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UX Button Design: Types of Buttons & Best Practices

Most UX buttons are designed to grab the user’s attention and drive them in an appropriate direction. Buttons are often used as a call to action (CTA) that links to other pages to complete a decision or make a purchase.

So, knowing about button types, sizes, shapes, and placement is vital. Keep reading while we look at the most common types of UX buttons and the best button design practices to follow to keep your user journey neat and effective on your website.

Let’s dive right in!

 

The Importance of Buttons In UX Design

UX designers consider many factors when designing web and app interfaces, one of which is how users will understand various elements on the page. 

For example, in the case of buttons, UX designers must decide what style of button to use and how to label it so that users will know that it is clickable.

importance of buttons design

Credits: Freepik

Buttons can be made to look like traditional buttons, links, or other elements, and they can be labeled with text, icons, or both. The key is to choose a style and labeling that makes it clear to users that the element is intended to be clicked. 

UX designers must also consider how the button will look when hovered over or clicked and how it will fit into the page’s overall design. By taking all of these factors into account, UX designers can create buttons that are both functional and visually appealing.

 

What elements does a button have?

UX designers consider many factors when designing buttons for websites and apps. For example, a button’s size, shape, and color affect how easily users find it and how likely they are to click on it.

In addition, the text on a button should be clear and concise so that users know what will happen when they click it. UX designers also consider the positioning of a button and the overall layout of the page or screen.

By taking all of these factors into account, UX designers can create buttons that are both effective and user-friendly.

The MIT Touch Lab has found that the average size for finger pads is 10–14mm, and fingertips measure 8 to 10 millimeters. This makes them a good minimum target touch area, meaning if you’re looking at designing an app or game, then these dimensions will give users enough space on their screens without feeling cramped while typing messages in text fields!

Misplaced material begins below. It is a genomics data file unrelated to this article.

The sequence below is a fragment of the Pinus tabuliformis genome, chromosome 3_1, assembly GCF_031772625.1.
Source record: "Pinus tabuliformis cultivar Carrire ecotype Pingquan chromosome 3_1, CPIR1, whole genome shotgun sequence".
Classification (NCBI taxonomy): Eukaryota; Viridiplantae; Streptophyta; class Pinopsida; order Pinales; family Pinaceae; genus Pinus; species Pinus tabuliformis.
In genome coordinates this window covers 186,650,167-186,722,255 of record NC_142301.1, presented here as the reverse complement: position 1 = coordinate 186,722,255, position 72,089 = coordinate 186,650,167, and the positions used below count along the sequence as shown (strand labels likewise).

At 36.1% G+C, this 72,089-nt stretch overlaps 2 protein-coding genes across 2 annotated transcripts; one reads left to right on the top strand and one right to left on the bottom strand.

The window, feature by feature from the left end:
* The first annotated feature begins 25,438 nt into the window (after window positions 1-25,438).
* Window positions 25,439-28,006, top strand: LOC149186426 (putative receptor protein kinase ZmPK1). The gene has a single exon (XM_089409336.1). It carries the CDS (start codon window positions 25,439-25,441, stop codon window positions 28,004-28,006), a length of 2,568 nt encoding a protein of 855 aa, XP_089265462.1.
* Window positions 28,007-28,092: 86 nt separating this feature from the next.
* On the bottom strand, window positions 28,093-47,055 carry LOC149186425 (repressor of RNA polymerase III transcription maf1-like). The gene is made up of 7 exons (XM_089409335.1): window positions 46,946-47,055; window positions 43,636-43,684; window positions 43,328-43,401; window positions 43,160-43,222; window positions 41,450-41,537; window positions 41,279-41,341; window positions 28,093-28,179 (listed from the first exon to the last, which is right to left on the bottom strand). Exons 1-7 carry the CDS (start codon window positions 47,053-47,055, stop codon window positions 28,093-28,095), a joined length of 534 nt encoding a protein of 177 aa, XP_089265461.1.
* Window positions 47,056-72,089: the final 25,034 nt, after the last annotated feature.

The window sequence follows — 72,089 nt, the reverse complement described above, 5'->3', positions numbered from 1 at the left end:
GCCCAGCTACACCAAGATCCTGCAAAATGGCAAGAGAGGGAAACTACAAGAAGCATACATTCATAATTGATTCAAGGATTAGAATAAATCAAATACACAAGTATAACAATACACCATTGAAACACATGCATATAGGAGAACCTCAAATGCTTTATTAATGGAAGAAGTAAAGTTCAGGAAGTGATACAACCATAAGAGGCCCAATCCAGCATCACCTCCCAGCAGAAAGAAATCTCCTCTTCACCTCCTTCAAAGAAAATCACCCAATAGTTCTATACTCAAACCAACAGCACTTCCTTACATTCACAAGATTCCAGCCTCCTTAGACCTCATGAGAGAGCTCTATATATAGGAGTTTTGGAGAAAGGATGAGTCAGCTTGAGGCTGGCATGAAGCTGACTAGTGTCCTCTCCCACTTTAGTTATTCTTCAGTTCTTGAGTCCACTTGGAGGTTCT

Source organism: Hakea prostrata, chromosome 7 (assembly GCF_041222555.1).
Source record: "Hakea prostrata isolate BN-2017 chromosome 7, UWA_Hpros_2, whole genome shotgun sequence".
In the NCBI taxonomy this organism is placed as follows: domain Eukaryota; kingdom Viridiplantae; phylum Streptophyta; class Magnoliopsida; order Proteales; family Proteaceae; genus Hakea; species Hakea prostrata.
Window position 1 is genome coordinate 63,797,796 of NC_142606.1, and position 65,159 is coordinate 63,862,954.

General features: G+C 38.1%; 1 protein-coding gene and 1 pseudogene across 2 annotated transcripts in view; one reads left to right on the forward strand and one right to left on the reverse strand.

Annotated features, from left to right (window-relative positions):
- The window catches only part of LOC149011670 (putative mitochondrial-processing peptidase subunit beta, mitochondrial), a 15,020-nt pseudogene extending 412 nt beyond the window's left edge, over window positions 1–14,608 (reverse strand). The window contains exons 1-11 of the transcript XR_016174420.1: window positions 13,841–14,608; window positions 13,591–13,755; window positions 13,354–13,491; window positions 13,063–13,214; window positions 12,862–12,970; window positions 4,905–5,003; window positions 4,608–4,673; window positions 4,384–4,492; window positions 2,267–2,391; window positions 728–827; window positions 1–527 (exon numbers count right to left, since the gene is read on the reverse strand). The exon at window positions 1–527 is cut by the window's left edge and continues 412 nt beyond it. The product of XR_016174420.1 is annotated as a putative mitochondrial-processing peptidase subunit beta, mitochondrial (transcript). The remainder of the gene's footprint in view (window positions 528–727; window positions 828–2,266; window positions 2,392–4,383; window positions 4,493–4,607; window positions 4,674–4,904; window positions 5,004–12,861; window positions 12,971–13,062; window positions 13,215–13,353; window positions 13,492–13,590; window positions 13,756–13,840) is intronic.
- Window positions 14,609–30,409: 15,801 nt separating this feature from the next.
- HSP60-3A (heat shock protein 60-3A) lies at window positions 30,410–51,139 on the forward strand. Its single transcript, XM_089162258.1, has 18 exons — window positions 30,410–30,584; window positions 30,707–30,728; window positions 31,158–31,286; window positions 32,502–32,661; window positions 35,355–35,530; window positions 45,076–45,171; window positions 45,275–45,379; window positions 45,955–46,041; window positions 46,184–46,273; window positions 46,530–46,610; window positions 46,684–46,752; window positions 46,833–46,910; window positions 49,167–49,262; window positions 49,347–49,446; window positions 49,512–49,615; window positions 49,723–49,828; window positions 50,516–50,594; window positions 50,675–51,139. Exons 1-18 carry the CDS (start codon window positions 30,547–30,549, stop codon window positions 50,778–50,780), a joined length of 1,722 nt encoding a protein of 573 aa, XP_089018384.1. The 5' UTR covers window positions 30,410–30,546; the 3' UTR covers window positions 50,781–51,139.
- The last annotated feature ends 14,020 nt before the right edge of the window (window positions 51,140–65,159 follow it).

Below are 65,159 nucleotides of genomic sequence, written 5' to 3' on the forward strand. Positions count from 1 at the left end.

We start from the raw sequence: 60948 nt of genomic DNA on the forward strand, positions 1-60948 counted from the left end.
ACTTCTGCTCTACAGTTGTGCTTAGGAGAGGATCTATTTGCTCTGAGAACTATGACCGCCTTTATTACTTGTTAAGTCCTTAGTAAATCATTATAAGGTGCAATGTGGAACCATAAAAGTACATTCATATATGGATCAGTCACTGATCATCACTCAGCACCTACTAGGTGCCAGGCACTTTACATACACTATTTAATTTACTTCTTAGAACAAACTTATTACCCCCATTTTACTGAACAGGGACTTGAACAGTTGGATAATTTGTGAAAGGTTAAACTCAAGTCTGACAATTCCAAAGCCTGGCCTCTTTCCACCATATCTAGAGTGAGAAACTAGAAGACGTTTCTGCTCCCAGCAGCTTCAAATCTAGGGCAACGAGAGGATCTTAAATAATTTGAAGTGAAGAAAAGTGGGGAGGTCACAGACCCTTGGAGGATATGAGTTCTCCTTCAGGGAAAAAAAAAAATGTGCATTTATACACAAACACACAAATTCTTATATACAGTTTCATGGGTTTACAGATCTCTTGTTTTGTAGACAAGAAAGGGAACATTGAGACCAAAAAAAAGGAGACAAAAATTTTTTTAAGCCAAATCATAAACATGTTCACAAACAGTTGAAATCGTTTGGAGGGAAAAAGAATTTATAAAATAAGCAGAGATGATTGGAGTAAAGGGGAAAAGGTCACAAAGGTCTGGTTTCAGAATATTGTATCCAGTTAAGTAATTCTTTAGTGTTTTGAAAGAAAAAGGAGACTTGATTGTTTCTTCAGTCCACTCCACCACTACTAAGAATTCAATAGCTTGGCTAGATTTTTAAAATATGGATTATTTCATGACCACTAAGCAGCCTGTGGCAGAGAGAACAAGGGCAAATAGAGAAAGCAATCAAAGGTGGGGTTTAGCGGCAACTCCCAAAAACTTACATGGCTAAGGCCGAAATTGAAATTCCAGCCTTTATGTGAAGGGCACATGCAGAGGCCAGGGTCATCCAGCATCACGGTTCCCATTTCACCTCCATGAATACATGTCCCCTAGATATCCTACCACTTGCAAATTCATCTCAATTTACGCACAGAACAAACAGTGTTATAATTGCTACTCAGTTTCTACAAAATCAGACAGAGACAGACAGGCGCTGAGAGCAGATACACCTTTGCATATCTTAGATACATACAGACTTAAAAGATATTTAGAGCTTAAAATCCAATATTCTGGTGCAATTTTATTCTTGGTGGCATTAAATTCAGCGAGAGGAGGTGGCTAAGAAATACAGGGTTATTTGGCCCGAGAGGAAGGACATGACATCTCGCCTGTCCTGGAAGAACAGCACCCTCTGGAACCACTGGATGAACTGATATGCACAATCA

The Button Location and Order

Where should the buttons go? And what order should they be in?

There are a few UX design considerations to take into account when determining the location and order of buttons:

  • Think about the user’s needs and what action you want them to take. The buttons should be placed in the most intuitive location for the user to find and use.
  • Consider the context of the situation. If multiple actions can be taken, the buttons should be arranged in order of importance, with the most important buttons being more prominent and easily accessible.
  • Keep in mind the visual hierarchy of the page or screen.

 

Buttons should be designed to stand out from the rest of the content so that users can easily find them and know they can be clicked on.

Considering these factors, you can ensure that your button placement and order are optimized for UX.

 

Call to Action (CTA) Buttons 

A Call to Action (CTA) button encourages a user to take a specific action, such as subscribing to a newsletter, downloading a file, or making a purchase.

CTA Buttons

CTA Buttons from Freepik

CTAs are placed prominently on a page or screen and often use color and/or text to stand out from the surrounding content. When designing a CTA button, there are several key factors, including placement, size, shape, color, and text.

By taking these factors into account, you can create a button that is highly visible and effective in encouraging users to take the desired action.

 

Button Behavior and Type

 

1. Raised Button

A raised button is a button that appears to float above the surface of the page. This type of button is often used to create a sense of depth and dimensionality.